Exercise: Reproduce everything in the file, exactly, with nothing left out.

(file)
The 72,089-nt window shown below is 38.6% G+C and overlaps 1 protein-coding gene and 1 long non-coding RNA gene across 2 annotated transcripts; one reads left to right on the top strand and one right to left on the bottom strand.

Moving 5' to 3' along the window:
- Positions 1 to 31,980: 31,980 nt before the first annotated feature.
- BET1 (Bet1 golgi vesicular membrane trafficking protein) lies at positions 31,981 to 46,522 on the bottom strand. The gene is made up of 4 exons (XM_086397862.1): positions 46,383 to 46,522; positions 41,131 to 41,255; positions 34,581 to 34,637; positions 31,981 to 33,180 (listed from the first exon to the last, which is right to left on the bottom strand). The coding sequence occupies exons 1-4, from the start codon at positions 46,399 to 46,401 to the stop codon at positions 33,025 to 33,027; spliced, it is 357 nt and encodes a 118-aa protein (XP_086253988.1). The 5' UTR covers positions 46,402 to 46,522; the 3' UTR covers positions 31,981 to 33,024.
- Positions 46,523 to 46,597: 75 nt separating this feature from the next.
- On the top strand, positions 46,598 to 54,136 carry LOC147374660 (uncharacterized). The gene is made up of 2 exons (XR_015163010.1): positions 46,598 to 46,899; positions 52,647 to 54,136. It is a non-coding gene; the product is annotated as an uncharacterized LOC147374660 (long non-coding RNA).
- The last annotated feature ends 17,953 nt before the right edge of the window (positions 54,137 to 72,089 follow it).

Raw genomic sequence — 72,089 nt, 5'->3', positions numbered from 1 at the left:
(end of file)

The 72,089-nt window shown below is 38.6% G+C and overlaps 1 protein-coding gene and 1 long non-coding RNA gene across 2 annotated transcripts; one reads left to right on the top strand and one right to left on the bottom strand.

Moving 5' to 3' along the window:
- Positions 1 to 31,980: 31,980 nt before the first annotated feature.
- BET1 (Bet1 golgi vesicular membrane trafficking protein) lies at positions 31,981 to 46,522 on the bottom strand. The gene is made up of 4 exons (XM_086397862.1): positions 46,383 to 46,522; positions 41,131 to 41,255; positions 34,581 to 34,637; positions 31,981 to 33,180 (listed from the first exon to the last, which is right to left on the bottom strand). The coding sequence occupies exons 1-4, from the start codon at positions 46,399 to 46,401 to the stop codon at positions 33,025 to 33,027; spliced, it is 357 nt and encodes a 118-aa protein (XP_086253988.1). The 5' UTR covers positions 46,402 to 46,522; the 3' UTR covers positions 31,981 to 33,024.
- Positions 46,523 to 46,597: 75 nt separating this feature from the next.
- On the top strand, positions 46,598 to 54,136 carry LOC147374660 (uncharacterized). The gene is made up of 2 exons (XR_015163010.1): positions 46,598 to 46,899; positions 52,647 to 54,136. It is a non-coding gene; the product is annotated as an uncharacterized LOC147374660 (long non-coding RNA).
- The last annotated feature ends 17,953 nt before the right edge of the window (positions 54,137 to 72,089 follow it).

Raw genomic sequence — 72,089 nt, 5'->3', positions numbered from 1 at the left: